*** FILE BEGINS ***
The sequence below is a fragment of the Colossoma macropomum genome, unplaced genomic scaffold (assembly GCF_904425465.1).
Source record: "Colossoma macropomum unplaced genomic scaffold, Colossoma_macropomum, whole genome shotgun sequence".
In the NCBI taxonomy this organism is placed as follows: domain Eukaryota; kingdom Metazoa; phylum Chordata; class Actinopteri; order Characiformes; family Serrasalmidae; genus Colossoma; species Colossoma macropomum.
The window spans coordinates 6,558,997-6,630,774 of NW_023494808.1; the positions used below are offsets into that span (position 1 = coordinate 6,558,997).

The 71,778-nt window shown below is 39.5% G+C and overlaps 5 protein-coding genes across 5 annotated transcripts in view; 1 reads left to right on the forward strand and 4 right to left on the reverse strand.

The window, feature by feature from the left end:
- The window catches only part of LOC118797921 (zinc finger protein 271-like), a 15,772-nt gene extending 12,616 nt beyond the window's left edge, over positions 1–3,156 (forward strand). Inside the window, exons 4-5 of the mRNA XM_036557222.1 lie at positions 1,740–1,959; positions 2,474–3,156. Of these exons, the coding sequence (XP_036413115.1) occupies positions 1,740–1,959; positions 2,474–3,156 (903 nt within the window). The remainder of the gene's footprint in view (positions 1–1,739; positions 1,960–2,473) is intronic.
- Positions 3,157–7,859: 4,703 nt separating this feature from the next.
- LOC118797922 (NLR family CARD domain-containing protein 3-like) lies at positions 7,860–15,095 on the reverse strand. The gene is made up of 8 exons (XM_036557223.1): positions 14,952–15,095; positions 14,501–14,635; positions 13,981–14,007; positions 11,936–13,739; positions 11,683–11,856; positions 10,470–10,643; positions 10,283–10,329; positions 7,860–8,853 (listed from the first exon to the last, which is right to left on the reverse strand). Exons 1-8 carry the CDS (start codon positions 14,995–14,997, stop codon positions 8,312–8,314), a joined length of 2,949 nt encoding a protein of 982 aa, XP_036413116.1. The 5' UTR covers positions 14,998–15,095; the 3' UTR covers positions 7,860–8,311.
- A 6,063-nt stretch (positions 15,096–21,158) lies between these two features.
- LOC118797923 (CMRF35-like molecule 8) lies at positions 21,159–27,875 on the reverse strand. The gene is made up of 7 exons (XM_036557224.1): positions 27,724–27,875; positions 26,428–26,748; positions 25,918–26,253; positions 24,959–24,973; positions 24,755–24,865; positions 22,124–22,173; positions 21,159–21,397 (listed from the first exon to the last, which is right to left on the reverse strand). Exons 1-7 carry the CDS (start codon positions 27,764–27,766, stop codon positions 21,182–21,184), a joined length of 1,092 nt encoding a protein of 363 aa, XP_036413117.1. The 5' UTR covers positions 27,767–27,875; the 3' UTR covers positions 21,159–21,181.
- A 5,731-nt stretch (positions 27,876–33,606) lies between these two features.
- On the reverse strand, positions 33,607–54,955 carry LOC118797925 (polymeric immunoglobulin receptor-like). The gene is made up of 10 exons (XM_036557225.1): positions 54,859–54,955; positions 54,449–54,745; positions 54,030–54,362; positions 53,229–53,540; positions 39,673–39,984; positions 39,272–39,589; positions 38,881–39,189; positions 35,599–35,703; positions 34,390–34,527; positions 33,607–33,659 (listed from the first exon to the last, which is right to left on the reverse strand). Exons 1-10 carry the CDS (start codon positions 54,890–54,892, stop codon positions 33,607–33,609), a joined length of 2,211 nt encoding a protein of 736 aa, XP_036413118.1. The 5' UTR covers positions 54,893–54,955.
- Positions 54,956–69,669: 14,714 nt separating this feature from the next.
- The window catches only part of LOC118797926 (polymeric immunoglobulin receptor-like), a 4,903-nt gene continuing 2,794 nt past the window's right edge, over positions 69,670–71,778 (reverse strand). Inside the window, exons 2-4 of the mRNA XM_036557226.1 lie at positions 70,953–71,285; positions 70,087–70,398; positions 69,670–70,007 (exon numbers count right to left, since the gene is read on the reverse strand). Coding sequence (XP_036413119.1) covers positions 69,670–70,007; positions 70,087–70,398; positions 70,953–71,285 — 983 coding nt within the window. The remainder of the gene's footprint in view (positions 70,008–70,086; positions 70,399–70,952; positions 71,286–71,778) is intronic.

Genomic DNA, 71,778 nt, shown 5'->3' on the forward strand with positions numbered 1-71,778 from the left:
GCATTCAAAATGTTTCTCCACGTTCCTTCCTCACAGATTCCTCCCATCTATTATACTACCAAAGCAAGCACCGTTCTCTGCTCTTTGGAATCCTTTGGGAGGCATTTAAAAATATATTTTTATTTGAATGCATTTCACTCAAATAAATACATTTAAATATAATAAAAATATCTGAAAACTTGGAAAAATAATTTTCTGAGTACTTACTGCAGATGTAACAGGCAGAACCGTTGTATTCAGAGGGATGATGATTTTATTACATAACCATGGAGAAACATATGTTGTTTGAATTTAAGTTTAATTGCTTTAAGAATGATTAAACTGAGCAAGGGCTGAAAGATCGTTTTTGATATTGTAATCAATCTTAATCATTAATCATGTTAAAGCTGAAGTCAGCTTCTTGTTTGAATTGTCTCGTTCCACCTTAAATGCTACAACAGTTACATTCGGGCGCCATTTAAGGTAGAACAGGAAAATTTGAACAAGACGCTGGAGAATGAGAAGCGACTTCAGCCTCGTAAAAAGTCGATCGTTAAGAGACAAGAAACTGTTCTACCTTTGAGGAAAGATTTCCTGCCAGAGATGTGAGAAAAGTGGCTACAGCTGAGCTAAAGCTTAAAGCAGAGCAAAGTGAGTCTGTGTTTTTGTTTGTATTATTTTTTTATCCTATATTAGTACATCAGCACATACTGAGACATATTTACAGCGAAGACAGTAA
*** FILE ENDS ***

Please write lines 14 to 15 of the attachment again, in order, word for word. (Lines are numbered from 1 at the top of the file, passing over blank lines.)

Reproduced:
- Positions 54,956–69,669: 14,714 nt separating this feature from the next.
- The window catches only part of LOC118797926 (polymeric immunoglobulin receptor-like), a 4,903-nt gene continuing 2,794 nt past the window's right edge, over positions 69,670–71,778 (reverse strand). Inside the window, exons 2-4 of the mRNA XM_036557226.1 lie at positions 70,953–71,285; positions 70,087–70,398; positions 69,670–70,007 (exon numbers count right to left, since the gene is read on the reverse strand). Coding sequence (XP_036413119.1) covers positions 69,670–70,007; positions 70,087–70,398; positions 70,953–71,285 — 983 coding nt within the window. The remainder of the gene's footprint in view (positions 70,008–70,086; positions 70,399–70,952; positions 71,286–71,778) is intronic.